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When it comes to tires, proper inflation and tread depth mean better traction when winter strikes.
Winter car care
From eNews, November 2005
As maintenance manager for the University of Minnesota Fleet Services, Tony Bittner oversees the upkeep of 500 University vehicles on the Twin Cities campus. (As a whole, Fleet Services works with approximately 850 vehicles and pieces equipment systemwide.) Here, Bittner offers his seven top tips for winter car care.
Brakes Many times the only thing between you and a crash is the brakes, so it is an extremely good idea to pay attention to their upkeep. Have your brakes checked by a qualified technician. You don't want to discover that your brakes are bad in the middle of a panic stop on a cold, slippery day.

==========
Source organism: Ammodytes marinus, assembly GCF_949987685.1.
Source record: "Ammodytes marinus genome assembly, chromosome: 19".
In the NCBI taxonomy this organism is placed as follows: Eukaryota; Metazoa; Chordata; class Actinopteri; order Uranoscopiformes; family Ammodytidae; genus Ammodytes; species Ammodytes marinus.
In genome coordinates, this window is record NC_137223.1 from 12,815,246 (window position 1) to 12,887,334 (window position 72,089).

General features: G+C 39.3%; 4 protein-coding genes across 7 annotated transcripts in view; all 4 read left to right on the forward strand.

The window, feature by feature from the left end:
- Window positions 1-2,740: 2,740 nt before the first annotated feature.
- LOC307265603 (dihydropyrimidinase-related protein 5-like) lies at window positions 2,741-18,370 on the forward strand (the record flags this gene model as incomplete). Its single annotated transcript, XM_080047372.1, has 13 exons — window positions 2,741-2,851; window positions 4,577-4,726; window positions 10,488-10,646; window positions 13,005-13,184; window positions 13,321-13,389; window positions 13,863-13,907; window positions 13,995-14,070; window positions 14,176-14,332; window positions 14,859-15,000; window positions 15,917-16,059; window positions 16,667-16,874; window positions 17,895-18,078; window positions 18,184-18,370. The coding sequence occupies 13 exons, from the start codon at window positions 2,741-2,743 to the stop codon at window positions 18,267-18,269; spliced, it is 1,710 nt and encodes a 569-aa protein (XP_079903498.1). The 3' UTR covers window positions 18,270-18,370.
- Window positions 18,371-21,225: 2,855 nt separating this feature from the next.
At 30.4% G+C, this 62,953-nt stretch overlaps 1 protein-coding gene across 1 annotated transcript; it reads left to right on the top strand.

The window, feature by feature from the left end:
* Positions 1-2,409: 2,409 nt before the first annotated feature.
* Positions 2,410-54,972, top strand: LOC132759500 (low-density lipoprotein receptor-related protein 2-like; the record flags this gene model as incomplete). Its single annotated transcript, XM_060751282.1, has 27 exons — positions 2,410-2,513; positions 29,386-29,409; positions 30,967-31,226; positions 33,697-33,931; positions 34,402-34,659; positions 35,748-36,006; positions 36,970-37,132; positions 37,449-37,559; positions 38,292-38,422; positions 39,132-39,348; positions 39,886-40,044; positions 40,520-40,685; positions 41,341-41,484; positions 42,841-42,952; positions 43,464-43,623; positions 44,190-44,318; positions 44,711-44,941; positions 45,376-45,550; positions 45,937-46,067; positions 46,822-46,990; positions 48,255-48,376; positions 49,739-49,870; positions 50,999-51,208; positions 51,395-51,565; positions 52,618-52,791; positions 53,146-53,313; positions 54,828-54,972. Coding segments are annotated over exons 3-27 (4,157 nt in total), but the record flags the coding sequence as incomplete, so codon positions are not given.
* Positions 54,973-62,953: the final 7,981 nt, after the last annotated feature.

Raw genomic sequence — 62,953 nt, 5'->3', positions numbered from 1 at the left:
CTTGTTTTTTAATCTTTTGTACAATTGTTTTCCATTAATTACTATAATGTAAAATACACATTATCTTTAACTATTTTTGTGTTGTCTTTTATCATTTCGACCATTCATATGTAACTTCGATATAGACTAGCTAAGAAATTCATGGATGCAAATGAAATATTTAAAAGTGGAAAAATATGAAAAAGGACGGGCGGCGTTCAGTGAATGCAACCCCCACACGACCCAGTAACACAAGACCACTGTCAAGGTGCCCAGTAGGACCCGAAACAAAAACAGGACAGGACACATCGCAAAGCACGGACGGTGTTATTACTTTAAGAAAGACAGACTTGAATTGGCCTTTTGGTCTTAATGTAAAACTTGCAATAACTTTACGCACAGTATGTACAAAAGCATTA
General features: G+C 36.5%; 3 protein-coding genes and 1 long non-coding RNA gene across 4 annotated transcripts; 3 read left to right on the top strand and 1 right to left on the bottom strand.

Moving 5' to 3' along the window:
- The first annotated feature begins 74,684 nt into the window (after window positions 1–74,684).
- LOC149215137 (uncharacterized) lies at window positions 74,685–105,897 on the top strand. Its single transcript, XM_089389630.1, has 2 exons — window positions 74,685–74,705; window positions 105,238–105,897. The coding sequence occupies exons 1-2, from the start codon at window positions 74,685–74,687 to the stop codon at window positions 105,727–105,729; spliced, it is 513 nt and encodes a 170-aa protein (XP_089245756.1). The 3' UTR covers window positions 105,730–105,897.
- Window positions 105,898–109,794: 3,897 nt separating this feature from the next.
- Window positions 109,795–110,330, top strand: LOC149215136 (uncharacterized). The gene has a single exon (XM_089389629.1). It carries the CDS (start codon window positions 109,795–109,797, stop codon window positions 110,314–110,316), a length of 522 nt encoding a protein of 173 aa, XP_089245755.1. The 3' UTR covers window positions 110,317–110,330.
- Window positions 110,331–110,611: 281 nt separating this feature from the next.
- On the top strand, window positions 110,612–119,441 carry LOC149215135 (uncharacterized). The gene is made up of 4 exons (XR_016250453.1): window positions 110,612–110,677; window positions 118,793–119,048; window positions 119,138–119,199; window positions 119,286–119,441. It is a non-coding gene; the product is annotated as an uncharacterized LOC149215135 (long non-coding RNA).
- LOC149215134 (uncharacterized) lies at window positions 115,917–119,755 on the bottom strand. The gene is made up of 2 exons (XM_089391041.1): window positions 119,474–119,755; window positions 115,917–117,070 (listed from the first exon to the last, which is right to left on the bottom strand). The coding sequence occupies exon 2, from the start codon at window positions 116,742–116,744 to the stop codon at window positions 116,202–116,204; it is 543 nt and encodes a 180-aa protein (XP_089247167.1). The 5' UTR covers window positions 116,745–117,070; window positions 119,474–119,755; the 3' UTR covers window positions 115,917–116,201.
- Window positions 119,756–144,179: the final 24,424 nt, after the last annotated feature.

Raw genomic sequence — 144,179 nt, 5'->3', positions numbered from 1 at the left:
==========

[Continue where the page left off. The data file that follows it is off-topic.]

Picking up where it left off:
Tires You have heard the phrase, "Your life is riding on your tires." It's absolutely true. Proper inflation and tread depth mean good traction. Remember, as the temperature drops, so will your tire pressure (every 7 degrees = 1 psi).
Battery Long, hot summer days are hard on a battery, so as winter approaches take your vehicle to a certified auto technician for a complete electrical system inspection. This is especially important for vehicles three or more years old.
Oil It's the lifeblood of your engine. Remember to change the oil in your vehicle every three months or 3,000 miles. Not only will you decrease engine wear, but new oil will make it easier for the engine to turn over when it's cold.
Coolant/antifreeze Check for adequate protection level before the first really cold day hits. Insufficient protection could cost you thousands of dollars in car repairs.
Wipers and washer solvent Inspect your wipers. Replace them if they don't clear your windshield. Top off your washer solvent container with a fluid offering winter protection. I recommend a washer solvent that can handle at least -35F temperatures.
Lights See and be seen. Inspect all of your lights: headlights (high and low beam), turn signals, back-up lights, parking lights, hazard lights, and brake lights.